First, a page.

Friday, September 18, 2009

If you had a company, would you hire back an employee who had stolen $40 million from you?

Because that's what our federal government has done, awarding a national Medicare contract to a company that has just paid $80 million in restitution and penalties to Florida for defrauding their state Medicaid plan, $10 million to the SEC for something else, and even $120,000 to the Florida Election Commission for ""questionable campaign contributions." Wellcare states on its website that the company provides managed care services exclusively for government-sponsored healthcare programs, focusing on Medicaid and Medicare. Some of the states where WellCare is providing Medicaid managed care services are Hawaii, Ohio, Georgia, Florida, Arizona, New York, Louisiana, Texas, Indiana, Illinois and New Jersey. This company that has paid out over $90 million just in the past five months to various federal and state authorities also reported that second quarter 2009 net income was 236% higher than it was in second quarter 2008. That represents a jump from $11.1million in April-May-June 2008 to $37.0 million in the same three months of 2009. Another way to look at WellCare's profit is that the company spent $1.5 billion on medical benefits and receieved $1.8 billion in revenue from premiums. How much of that $300 million profit (just for 3 months) could have been directed back to Medicaid services if these services were not administered by a for-profit company? UnitedHealth Group operates public sector health care programs (i.e., Medicaid and Medicare) in 23 states, under a variety of names. UHG's revenue from premiums for the second quarter of 2009 was $19.7 billion, of which 83.6% was spent on medical services. That's a handy profit for three months of $3.23 billion. That isn't breaking out employee plans from state plans, but in this particular economy, that kind of profit isn't something to be sneezed at. Just in 2009, UnitedHealth Group has paid out over $1 billion in fines to New York, California and Missouri, plus another $62 million in the two preceding years. For profit companies such as WellCare and United Health should not be allowed to administer federally funded programs where their company profits are literally taking necessary medical services away from babies. Decisions on issues such as "medical necessity" should not be left up to a profit-driven company. I live in Hawaii, where our Medicaid program, including EPSDT, is run by WellCare and UnitedHealth Group.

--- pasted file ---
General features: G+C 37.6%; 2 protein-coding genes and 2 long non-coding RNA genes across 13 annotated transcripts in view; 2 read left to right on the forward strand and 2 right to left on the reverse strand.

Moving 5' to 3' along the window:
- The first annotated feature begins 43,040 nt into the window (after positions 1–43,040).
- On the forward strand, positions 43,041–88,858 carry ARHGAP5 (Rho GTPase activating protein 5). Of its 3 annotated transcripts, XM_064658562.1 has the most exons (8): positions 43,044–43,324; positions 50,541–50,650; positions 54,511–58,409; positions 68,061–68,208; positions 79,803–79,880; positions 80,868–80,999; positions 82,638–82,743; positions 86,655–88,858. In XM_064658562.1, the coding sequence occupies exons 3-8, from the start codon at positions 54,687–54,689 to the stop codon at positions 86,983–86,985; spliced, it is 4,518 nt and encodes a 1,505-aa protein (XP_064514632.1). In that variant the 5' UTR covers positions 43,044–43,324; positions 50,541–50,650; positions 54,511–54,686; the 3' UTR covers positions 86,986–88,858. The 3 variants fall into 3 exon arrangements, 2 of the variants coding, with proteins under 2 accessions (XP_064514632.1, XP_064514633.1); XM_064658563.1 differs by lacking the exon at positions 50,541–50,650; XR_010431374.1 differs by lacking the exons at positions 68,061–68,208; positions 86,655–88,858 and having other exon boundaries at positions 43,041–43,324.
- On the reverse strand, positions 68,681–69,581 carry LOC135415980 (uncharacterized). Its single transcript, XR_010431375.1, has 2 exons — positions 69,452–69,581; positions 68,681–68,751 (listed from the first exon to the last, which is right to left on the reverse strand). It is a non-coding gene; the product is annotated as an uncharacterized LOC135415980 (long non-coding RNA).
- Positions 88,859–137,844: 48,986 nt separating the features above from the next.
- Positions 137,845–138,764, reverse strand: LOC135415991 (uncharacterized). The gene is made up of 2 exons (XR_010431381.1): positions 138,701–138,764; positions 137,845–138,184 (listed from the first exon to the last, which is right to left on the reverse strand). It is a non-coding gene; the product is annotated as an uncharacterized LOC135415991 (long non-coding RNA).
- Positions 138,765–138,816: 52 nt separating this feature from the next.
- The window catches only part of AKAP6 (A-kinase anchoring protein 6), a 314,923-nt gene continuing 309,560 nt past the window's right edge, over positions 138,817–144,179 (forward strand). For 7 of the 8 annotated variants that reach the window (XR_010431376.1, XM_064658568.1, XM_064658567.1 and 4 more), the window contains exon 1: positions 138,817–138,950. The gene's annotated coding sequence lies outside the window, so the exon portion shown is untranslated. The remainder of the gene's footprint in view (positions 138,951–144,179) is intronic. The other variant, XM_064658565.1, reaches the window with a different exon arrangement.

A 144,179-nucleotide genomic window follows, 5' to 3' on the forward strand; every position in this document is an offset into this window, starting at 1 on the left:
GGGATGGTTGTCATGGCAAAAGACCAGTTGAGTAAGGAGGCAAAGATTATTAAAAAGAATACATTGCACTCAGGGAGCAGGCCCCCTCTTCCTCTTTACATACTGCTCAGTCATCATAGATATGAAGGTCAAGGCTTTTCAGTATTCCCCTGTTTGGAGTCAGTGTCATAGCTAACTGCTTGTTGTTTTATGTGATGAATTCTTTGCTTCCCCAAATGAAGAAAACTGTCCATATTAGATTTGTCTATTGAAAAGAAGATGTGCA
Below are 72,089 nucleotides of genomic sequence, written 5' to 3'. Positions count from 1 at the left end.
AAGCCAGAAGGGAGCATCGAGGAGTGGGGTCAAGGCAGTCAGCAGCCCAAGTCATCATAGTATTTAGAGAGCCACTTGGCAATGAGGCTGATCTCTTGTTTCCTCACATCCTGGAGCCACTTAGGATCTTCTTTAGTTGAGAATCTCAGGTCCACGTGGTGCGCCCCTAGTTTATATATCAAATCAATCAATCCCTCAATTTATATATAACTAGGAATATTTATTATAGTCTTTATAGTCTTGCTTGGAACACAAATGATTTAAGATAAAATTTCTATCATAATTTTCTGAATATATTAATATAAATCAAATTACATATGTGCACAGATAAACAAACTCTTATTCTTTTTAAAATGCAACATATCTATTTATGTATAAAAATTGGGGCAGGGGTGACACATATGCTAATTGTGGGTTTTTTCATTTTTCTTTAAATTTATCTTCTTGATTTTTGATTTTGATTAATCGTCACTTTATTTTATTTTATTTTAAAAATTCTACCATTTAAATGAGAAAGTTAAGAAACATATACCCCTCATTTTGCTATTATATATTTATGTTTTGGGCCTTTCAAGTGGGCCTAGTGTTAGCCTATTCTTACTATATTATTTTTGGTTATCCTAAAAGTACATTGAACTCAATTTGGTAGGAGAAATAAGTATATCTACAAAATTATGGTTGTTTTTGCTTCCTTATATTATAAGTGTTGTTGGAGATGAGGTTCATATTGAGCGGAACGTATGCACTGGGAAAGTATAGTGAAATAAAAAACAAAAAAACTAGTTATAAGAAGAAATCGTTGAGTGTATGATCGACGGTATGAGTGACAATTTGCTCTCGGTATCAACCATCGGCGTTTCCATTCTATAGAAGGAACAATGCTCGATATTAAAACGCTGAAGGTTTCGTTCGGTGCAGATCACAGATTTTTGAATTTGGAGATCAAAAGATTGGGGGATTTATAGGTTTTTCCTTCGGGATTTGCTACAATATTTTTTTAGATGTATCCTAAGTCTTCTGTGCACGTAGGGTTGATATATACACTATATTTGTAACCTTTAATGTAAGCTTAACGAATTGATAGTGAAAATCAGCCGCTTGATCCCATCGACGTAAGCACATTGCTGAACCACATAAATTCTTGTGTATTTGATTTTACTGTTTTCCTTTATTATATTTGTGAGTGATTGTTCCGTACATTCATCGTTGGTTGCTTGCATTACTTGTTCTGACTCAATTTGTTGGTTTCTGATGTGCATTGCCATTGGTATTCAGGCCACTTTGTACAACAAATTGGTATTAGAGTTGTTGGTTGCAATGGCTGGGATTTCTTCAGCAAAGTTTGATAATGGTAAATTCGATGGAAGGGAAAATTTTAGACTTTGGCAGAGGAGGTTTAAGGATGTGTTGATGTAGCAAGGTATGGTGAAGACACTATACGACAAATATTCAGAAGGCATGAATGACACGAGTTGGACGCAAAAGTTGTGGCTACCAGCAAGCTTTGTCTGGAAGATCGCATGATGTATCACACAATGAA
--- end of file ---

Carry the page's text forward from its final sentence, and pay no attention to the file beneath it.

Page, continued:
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About Me

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I'm the mom of a child with disabilities. Hannah's first neurologist said she might never develop beyond the level of a 2 month old infant, and there wasn't anything I could do about it. The brain damage was just too severe. Nine years later, she walks, uses a touchscreen computer and I've just been shown she can learn to construct sentences and do simple math with the right piece of technology. Along the way, I discovered I needed to teach myself what Hannah's rights to services really were. Learning about early intervention services led to reading about IDEA and then to EPSDT. I've been waiting for the Obama administration to realize the power and potential of EPSDT for the medical rights - including the right to stay at home with their families - of children with disabilities. The health reform people talk about long term care, and the disability people talk about education and employment, but nobody is talking about EPSDT. So I am.